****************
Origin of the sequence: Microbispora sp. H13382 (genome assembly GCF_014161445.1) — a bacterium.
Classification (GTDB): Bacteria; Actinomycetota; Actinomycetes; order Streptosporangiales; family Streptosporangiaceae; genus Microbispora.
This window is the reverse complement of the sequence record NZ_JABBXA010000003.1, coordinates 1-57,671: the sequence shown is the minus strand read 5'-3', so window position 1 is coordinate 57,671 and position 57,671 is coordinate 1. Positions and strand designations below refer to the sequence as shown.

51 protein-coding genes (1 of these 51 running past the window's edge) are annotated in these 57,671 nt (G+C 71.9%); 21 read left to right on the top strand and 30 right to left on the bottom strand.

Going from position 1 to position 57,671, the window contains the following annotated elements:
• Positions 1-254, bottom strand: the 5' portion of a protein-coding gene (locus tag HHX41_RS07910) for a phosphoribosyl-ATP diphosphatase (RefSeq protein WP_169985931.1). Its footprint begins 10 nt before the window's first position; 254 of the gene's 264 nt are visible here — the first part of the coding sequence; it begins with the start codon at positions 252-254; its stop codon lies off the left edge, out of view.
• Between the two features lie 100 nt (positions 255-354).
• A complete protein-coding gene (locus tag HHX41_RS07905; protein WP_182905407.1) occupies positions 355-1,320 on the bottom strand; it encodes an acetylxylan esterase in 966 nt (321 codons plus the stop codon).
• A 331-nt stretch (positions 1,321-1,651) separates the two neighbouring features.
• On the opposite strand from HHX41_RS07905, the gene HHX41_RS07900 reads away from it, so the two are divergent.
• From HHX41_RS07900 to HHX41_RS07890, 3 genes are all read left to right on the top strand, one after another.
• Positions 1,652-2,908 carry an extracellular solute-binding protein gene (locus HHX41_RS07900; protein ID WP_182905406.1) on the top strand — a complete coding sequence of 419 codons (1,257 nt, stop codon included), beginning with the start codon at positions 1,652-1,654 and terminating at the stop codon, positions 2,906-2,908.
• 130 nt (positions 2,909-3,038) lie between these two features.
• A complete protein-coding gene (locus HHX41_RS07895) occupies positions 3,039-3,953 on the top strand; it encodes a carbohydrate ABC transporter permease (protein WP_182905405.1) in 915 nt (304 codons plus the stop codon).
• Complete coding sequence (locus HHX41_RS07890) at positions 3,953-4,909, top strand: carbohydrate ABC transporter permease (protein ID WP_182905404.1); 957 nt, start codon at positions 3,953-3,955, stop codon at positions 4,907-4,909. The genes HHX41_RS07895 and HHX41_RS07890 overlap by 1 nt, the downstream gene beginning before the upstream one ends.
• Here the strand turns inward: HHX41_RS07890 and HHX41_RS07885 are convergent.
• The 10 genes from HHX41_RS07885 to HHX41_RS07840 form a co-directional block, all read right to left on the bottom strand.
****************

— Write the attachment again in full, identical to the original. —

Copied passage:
Origin of the sequence: Microbispora sp. H13382 (genome assembly GCF_014161445.1) — a bacterium.
Classification (GTDB): Bacteria; Actinomycetota; Actinomycetes; order Streptosporangiales; family Streptosporangiaceae; genus Microbispora.
This window is the reverse complement of the sequence record NZ_JABBXA010000003.1, coordinates 1-57,671: the sequence shown is the minus strand read 5'-3', so window position 1 is coordinate 57,671 and position 57,671 is coordinate 1. Positions and strand designations below refer to the sequence as shown.

51 protein-coding genes (1 of these 51 running past the window's edge) are annotated in these 57,671 nt (G+C 71.9%); 21 read left to right on the top strand and 30 right to left on the bottom strand.

Going from position 1 to position 57,671, the window contains the following annotated elements:
• Positions 1-254, bottom strand: the 5' portion of a protein-coding gene (locus tag HHX41_RS07910) for a phosphoribosyl-ATP diphosphatase (RefSeq protein WP_169985931.1). Its footprint begins 10 nt before the window's first position; 254 of the gene's 264 nt are visible here — the first part of the coding sequence; it begins with the start codon at positions 252-254; its stop codon lies off the left edge, out of view.
• Between the two features lie 100 nt (positions 255-354).
• A complete protein-coding gene (locus tag HHX41_RS07905; protein WP_182905407.1) occupies positions 355-1,320 on the bottom strand; it encodes an acetylxylan esterase in 966 nt (321 codons plus the stop codon).
• A 331-nt stretch (positions 1,321-1,651) separates the two neighbouring features.
• On the opposite strand from HHX41_RS07905, the gene HHX41_RS07900 reads away from it, so the two are divergent.
• From HHX41_RS07900 to HHX41_RS07890, 3 genes are all read left to right on the top strand, one after another.
• Positions 1,652-2,908 carry an extracellular solute-binding protein gene (locus HHX41_RS07900; protein ID WP_182905406.1) on the top strand — a complete coding sequence of 419 codons (1,257 nt, stop codon included), beginning with the start codon at positions 1,652-1,654 and terminating at the stop codon, positions 2,906-2,908.
• 130 nt (positions 2,909-3,038) lie between these two features.
• A complete protein-coding gene (locus HHX41_RS07895) occupies positions 3,039-3,953 on the top strand; it encodes a carbohydrate ABC transporter permease (protein WP_182905405.1) in 915 nt (304 codons plus the stop codon).
• Complete coding sequence (locus HHX41_RS07890) at positions 3,953-4,909, top strand: carbohydrate ABC transporter permease (protein ID WP_182905404.1); 957 nt, start codon at positions 3,953-3,955, stop codon at positions 4,907-4,909. The genes HHX41_RS07895 and HHX41_RS07890 overlap by 1 nt, the downstream gene beginning before the upstream one ends.
• Here the strand turns inward: HHX41_RS07890 and HHX41_RS07885 are convergent.
• The 10 genes from HHX41_RS07885 to HHX41_RS07840 form a co-directional block, all read right to left on the bottom strand.